Tuesday, November 10, 2009

In Defense of the Pac-10

When it comes to propaganda and publicity, the Pac-10 is woefully ill-prepared in this arms race. Of all the BCS conference, no one undersells itself better than the Pac-10.

If USC isn't such a media darling and hated around the country for its glitz and glam (not to mention excellence), the Pac-10 would be completely unheard of. Out of sight, out of mind. It's a pity because you can make a reasonable argument that the Pac-10 really is the best conference in college football, perhaps 10 years running.

But in the BCS Era, the college football cognoscenti (the self-anointed ones, that is) have been lapping it up at the SEC trough. And the last three seasons, coming on four, an SEC team has been crowned the BCS national champion.

That isn't so much affirmation of SEC's superiority as the sign that it's adroitly winning the media war. If the old Confederacy wasn't able to conquer America, its rightful descendants have made sure that the South indeed has risen, again.

Don't blame the SEC for understanding and leveraging the system to its maximum benefit. But do blame the Pac-10 for not doing its job.

The SEC has an exclusive contract with CBS, which in essence becomes its mouthpiece and lobbyist (see Florida vs. Michigan, 2006). It has a new 15-year deal with ESPN, which also shepherds the nascent SEC Network. The Pac-10, on the other hand, is just a rumor.

Of all the conferences in the ABC/ESPN umbrella, the Pac-10 has arguably the worst deal. Except for the occasional USC prime time games, all Pac-10 games on ABC are regionally televised, which meant they are never seen east of the Rockies. The Pac-10 also plays on Versus (which isn't on DirecTV nowadays) and Fox Sports Net, which is a regional alliance, not a national presence.

Unfortunately for the Pac-10, lacking TV exposure is merely part of its failure to communicate.

Do you know that the Pac-10 teams play nine conference games each? Yep, they play a true round-robin, which means that of all the BCS conferences, the Pac-10 plays the toughest schedule by default because it plays the most conference games. And don't just take my word for it, Jeff Sagarin has the goods.

According to Sagarin's data, of the top 19 schedules this season, nine belong to Pac-10 teams, with five in the top 10, including Oregon at No. 6 and USC at No. 7. How many SEC teams are in the same range? Two: Georgia at No. 10 and LSU at No. 17. You have to go to No. 25 to find Alabama and No. 42 for Florida. (And these numbers will only get worse for the top SEC teams.)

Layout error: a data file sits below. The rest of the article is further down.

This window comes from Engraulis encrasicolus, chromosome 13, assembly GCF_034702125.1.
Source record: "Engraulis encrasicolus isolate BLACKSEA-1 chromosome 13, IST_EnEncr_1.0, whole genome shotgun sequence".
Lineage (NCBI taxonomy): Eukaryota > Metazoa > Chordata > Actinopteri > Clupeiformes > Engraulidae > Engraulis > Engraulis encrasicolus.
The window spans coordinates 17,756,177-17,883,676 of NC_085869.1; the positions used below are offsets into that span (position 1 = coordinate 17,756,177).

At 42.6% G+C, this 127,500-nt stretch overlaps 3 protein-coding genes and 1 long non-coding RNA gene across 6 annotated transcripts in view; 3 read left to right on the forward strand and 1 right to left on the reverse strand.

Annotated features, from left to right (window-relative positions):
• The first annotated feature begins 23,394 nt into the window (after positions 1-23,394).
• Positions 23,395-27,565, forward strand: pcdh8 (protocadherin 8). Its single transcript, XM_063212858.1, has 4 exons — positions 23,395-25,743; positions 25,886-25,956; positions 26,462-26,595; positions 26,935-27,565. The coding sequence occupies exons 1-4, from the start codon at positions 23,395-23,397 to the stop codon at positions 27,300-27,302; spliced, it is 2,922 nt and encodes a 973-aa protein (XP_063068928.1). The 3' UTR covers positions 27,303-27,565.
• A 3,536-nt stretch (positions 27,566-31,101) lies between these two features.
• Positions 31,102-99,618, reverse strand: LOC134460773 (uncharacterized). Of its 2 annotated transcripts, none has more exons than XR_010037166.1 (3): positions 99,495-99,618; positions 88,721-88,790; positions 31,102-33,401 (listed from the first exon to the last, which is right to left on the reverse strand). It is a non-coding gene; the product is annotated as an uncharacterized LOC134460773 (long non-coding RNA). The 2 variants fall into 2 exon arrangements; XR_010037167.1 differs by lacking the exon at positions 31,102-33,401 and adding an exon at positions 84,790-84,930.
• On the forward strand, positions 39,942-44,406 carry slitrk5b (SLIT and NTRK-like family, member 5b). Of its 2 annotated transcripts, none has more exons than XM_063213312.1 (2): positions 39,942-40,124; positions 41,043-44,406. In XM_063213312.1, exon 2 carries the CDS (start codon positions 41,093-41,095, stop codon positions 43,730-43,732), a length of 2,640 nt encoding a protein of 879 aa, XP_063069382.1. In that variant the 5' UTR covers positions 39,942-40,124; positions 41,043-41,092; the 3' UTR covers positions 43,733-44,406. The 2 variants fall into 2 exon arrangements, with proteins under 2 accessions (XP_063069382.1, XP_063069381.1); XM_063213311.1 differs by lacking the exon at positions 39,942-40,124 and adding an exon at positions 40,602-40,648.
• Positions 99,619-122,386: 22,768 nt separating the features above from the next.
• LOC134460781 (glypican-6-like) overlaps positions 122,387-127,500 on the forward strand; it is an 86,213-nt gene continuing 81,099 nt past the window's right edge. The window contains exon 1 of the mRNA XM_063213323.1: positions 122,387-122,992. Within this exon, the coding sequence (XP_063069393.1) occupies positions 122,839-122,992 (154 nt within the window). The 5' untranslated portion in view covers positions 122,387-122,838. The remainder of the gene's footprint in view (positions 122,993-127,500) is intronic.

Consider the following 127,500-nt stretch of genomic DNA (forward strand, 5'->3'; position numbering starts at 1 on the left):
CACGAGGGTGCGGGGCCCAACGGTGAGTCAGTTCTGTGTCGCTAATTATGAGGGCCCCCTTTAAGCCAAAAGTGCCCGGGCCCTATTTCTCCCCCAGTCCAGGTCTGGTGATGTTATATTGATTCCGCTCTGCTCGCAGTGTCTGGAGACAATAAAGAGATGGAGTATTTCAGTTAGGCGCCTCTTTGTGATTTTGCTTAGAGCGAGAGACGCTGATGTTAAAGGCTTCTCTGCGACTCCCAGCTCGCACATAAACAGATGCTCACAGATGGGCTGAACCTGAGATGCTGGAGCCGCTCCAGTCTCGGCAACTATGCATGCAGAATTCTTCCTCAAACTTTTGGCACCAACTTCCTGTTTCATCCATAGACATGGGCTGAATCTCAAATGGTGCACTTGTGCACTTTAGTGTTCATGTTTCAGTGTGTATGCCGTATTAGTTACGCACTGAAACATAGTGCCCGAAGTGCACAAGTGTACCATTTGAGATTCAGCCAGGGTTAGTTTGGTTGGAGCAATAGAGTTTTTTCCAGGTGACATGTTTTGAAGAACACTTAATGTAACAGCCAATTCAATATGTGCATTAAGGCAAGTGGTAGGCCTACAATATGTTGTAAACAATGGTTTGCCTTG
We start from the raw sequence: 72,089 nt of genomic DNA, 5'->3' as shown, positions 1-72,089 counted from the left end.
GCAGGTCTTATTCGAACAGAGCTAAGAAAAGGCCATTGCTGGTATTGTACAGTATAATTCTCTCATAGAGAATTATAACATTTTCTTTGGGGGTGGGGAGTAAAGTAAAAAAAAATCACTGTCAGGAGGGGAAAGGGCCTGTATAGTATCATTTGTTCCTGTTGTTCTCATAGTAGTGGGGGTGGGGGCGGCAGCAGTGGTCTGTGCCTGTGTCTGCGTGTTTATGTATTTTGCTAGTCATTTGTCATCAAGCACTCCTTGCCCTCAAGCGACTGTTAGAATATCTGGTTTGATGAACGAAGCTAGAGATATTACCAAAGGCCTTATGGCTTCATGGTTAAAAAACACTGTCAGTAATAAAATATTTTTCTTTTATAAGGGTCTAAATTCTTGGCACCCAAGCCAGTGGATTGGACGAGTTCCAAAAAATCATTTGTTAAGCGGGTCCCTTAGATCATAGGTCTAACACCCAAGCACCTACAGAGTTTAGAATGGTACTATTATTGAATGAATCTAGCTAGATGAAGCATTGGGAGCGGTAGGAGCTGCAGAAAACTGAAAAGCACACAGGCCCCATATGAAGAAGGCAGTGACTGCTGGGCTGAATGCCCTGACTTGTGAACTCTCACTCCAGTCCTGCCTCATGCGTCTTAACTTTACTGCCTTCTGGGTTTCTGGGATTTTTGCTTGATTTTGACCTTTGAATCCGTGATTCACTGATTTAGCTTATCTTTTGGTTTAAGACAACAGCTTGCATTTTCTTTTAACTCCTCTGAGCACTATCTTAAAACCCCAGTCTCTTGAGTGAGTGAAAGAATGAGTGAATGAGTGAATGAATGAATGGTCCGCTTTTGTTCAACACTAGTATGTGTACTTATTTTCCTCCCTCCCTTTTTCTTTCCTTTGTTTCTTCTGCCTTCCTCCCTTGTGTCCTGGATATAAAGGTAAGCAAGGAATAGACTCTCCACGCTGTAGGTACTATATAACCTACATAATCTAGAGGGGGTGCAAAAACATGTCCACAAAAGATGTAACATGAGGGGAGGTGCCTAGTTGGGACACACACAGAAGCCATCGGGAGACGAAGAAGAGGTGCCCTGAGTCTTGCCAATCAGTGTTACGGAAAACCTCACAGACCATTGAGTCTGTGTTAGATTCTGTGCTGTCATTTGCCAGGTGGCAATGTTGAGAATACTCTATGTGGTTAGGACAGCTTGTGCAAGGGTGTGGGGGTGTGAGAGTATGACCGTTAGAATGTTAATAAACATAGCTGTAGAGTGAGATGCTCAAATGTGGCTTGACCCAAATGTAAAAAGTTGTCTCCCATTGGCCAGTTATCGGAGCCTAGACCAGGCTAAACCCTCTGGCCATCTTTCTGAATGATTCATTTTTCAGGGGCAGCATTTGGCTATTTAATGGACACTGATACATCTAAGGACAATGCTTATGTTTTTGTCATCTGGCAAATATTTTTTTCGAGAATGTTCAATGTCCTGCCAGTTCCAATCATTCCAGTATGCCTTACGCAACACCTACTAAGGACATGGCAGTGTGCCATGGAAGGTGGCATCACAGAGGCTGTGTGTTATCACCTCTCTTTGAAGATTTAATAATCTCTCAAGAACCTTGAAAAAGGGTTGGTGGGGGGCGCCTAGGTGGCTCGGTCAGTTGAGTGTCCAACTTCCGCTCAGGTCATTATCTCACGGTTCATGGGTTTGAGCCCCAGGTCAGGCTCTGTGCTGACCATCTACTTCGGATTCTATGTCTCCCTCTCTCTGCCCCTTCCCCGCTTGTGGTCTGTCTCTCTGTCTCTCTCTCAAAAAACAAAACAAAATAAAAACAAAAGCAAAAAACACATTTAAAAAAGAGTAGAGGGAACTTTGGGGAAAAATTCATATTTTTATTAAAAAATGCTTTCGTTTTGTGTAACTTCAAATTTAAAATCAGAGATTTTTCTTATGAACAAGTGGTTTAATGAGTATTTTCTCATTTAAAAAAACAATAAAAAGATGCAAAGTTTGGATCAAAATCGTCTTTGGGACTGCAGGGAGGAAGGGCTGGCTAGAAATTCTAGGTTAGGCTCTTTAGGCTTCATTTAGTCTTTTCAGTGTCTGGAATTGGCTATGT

Alas, there's the unmentionable. Part of the SEC's success is that its best teams almost never play anybody outside of conference. And with only eight conference games, they fatten up their records on overmatched opponents at home.

Look at the schedules from 2006-2009, a period where an SEC team has played for the BCS title and USC has been shut out (we're treating 2009 as fait accompli):

Florida
Troy
Florida International
Charleston Southern*
Hawaii
Miami (Fla.)
Citadel*
Western Kentucky*
Troy
Florida Atlantic
Central Florida
Southern Mississippi
Western Carolina*
+ Traditional rival Florida State

LSU
UL-Lafayette
Washington
Louisiana Tech,
Appalachian State*
North Texas
Troy
Virginia Tech
Middle Tennessee State
Louisiana Tech
UL-Monroe
Arizona
Fresno State
+ Traditional rival Tulane

Alabama
Virginia Tech
Florida International
North Texas
Chattanooga*
Clemson
Tulane
Western Kentucky
Arkansas State
Western Carolina*
Florida State
Houston
UL-Monroe
Hawaii
UL-Monroe
Duke
Florida International

(*I-AA opponent at the time when the game was held)

So here's the break down. Over the past four years, in Florida's 12 OCC games excluding its annual rivalry game with FSU, it has played just one BCS conference team (Miami). The rest is mostly against I-AA roadkill (4) and hapless Sun Belt squads (4). It's a little better for LSU (12 games: 3 BCS, 1 I-AA, 5 Sun Belt) and Alabama (16 games: 4 BCS, 2 I-AA, 7 Sun Belt).

Contrast that to USC's schedule since it last played for the BCS title:

Ohio State
San Jose State
Ohio State
Virginia
Idaho
Nebraska
Arkansas
Nebraska
+ Traditional rival Notre Dame

Out of those eight games, six were against BCS opponents, and each was a home-and-home series. For the record, USC is one of only three teams (UCLA and Notre Dame are the others) that have never played a game against I-AA teams.